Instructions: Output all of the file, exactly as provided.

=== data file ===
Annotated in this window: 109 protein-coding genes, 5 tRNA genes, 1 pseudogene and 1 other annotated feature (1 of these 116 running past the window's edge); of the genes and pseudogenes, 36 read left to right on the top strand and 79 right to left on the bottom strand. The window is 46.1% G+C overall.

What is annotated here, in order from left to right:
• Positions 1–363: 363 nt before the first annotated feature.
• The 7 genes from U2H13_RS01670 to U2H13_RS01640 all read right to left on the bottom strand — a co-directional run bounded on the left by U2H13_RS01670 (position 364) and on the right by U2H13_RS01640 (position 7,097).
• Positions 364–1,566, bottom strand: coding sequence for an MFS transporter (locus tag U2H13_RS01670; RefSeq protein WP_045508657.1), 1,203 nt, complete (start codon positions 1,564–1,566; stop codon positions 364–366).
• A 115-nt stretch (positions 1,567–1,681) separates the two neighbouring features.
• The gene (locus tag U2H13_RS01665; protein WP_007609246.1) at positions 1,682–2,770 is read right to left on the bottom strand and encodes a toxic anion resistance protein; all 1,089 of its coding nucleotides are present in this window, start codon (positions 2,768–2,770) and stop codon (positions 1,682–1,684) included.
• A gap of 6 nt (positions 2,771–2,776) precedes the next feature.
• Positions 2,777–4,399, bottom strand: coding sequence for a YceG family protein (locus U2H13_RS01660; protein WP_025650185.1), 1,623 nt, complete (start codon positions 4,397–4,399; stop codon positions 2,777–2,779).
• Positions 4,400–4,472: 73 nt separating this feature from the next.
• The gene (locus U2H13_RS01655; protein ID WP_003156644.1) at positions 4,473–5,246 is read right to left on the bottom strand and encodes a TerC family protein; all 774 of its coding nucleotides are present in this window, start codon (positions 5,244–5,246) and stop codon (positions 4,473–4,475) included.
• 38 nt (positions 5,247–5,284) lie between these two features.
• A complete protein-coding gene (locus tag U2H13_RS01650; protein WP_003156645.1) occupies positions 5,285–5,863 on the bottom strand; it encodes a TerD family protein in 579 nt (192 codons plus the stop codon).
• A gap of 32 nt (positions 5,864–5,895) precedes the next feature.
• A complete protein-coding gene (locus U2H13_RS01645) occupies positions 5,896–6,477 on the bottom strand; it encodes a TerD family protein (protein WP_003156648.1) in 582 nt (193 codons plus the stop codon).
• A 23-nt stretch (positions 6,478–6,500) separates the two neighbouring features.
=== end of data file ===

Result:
Annotated in this window: 109 protein-coding genes, 5 tRNA genes, 1 pseudogene and 1 other annotated feature (1 of these 116 running past the window's edge); of the genes and pseudogenes, 36 read left to right on the top strand and 79 right to left on the bottom strand. The window is 46.1% G+C overall.

What is annotated here, in order from left to right:
• Positions 1–363: 363 nt before the first annotated feature.
• The 7 genes from U2H13_RS01670 to U2H13_RS01640 all read right to left on the bottom strand — a co-directional run bounded on the left by U2H13_RS01670 (position 364) and on the right by U2H13_RS01640 (position 7,097).
• Positions 364–1,566, bottom strand: coding sequence for an MFS transporter (locus tag U2H13_RS01670; RefSeq protein WP_045508657.1), 1,203 nt, complete (start codon positions 1,564–1,566; stop codon positions 364–366).
• A 115-nt stretch (positions 1,567–1,681) separates the two neighbouring features.
• The gene (locus tag U2H13_RS01665; protein WP_007609246.1) at positions 1,682–2,770 is read right to left on the bottom strand and encodes a toxic anion resistance protein; all 1,089 of its coding nucleotides are present in this window, start codon (positions 2,768–2,770) and stop codon (positions 1,682–1,684) included.
• A gap of 6 nt (positions 2,771–2,776) precedes the next feature.
• Positions 2,777–4,399, bottom strand: coding sequence for a YceG family protein (locus U2H13_RS01660; protein WP_025650185.1), 1,623 nt, complete (start codon positions 4,397–4,399; stop codon positions 2,777–2,779).
• Positions 4,400–4,472: 73 nt separating this feature from the next.
• The gene (locus U2H13_RS01655; protein ID WP_003156644.1) at positions 4,473–5,246 is read right to left on the bottom strand and encodes a TerC family protein; all 774 of its coding nucleotides are present in this window, start codon (positions 5,244–5,246) and stop codon (positions 4,473–4,475) included.
• 38 nt (positions 5,247–5,284) lie between these two features.
• A complete protein-coding gene (locus tag U2H13_RS01650; protein WP_003156645.1) occupies positions 5,285–5,863 on the bottom strand; it encodes a TerD family protein in 579 nt (192 codons plus the stop codon).
• A gap of 32 nt (positions 5,864–5,895) precedes the next feature.
• A complete protein-coding gene (locus U2H13_RS01645) occupies positions 5,896–6,477 on the bottom strand; it encodes a TerD family protein (protein WP_003156648.1) in 582 nt (193 codons plus the stop codon).
• A 23-nt stretch (positions 6,478–6,500) separates the two neighbouring features.